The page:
What authors, or books have influenced you?
I have been an avid reader since I was a small child. Lewis Carrol (Alice in Wonderland) and C. S. Lewis (the Narnia series) were hugely influential and I willingly escaped into their worlds. As a pilot and aerospace engineer, Nevil Shute’s novels are significant, but so was Tolkien – I had read Lord of the Rings eighteen times by my eighteenth birthday.
At school, I was lucky enough to study literature in several languages and while I am no fan of the great English novels (Austen, Hardy, Brontes, Dickens etc), I found great joy in poetry and drama. Wilfred Owen’s WWI poetry had a huge impact on me as did Shakespeare (particularly his sonnets). I also loved the poetry of Catullus, Virgil, Schiller and Baudelaire and these diverse voices have certainly had an influence.
John Wyndham’s SF novels (Day of the Triffids, the Chrysalids etc) drew me into the world of SF and I have read (and still own) a very large number of books by authors like Heinlein, Van Vogt, Asimov and Niven. More recently I have thoroughly enjoyed Peter F Hamilton’s books and James S A Corey’s Expanse series.
What are you working on now?
At the moment I am working on “Through different Eyes”, the sequel to TMEA. This is an interesting task as it has to “fit into” the world and events of TMEA. TDE reached 80,000 words (about half way in first draft) at the end of June 2021. I’m hoping to release this in early 2022.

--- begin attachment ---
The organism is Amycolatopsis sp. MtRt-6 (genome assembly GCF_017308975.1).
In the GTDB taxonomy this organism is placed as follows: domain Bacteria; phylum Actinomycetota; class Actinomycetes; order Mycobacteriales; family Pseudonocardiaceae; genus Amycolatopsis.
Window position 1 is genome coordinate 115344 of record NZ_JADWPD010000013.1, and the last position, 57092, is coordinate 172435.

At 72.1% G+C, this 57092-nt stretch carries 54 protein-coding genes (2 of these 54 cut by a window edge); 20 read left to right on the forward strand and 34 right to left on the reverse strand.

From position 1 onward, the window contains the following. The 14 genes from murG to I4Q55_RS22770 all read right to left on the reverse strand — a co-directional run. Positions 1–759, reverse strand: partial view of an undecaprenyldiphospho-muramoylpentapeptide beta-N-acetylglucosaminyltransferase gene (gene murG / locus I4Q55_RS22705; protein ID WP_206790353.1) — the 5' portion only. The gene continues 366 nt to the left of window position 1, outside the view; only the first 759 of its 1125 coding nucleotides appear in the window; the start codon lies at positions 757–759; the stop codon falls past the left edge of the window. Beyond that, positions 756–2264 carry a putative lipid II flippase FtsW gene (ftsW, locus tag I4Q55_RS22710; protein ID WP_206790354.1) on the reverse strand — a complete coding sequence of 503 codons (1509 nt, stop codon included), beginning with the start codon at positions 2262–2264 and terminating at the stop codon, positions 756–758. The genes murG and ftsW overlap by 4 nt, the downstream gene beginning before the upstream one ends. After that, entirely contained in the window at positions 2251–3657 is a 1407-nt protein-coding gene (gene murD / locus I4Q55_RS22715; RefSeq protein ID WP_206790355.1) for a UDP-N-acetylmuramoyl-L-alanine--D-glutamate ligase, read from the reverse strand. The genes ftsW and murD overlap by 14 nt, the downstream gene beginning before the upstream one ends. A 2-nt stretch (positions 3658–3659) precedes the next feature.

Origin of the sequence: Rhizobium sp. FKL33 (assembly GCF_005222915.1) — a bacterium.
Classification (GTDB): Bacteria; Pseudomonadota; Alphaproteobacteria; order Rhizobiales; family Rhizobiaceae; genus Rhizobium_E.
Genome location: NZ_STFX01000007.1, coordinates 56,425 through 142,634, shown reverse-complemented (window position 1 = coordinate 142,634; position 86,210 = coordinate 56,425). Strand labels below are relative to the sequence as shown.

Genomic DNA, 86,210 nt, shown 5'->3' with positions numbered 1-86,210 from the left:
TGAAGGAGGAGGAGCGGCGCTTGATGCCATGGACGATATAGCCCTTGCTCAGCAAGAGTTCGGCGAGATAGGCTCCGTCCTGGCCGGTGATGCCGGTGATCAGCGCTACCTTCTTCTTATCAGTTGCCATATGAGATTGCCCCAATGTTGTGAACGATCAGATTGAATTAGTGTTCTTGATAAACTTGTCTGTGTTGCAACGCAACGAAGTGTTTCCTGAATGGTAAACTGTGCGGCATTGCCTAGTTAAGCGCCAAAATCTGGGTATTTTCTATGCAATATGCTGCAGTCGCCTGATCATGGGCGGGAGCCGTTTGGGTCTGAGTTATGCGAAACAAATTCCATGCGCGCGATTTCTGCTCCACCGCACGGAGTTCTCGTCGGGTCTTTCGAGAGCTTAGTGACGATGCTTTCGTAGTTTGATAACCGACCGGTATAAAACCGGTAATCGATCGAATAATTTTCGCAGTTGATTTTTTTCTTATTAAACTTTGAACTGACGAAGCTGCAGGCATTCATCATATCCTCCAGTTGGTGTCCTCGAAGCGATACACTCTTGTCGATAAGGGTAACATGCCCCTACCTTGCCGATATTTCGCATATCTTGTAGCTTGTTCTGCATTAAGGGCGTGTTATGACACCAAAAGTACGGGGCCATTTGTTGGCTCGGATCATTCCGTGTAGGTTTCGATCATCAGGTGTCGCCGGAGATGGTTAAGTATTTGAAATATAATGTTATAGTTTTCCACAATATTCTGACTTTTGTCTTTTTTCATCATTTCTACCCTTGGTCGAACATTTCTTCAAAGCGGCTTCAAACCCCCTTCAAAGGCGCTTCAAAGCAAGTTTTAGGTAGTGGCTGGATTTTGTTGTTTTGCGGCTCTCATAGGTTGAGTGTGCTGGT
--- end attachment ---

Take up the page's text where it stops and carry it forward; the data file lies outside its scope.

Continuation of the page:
In the background, I’m picking up one of my earlier failed attempts , doing the plotting and planning. It’s SF – set initially on earth in the near future but rapidly heading into space. It looks like it will be a trilogy if it pans out. I also have several other ideas at a lover priority again.
What is your best method or website when it comes to promoting your books?
I don’t think there is any one answer – if it exists, I certainly haven’t found it! Sites like Pretty-Hot.com are definitely part of the answer, though. Having a presence on the internet is also part of it (Facebook, Instagram, Twitter, my own web site) as is having a newsletter that goes out regularly to readers (please join mine – drop me an email or message).
Do you have any advice for new authors?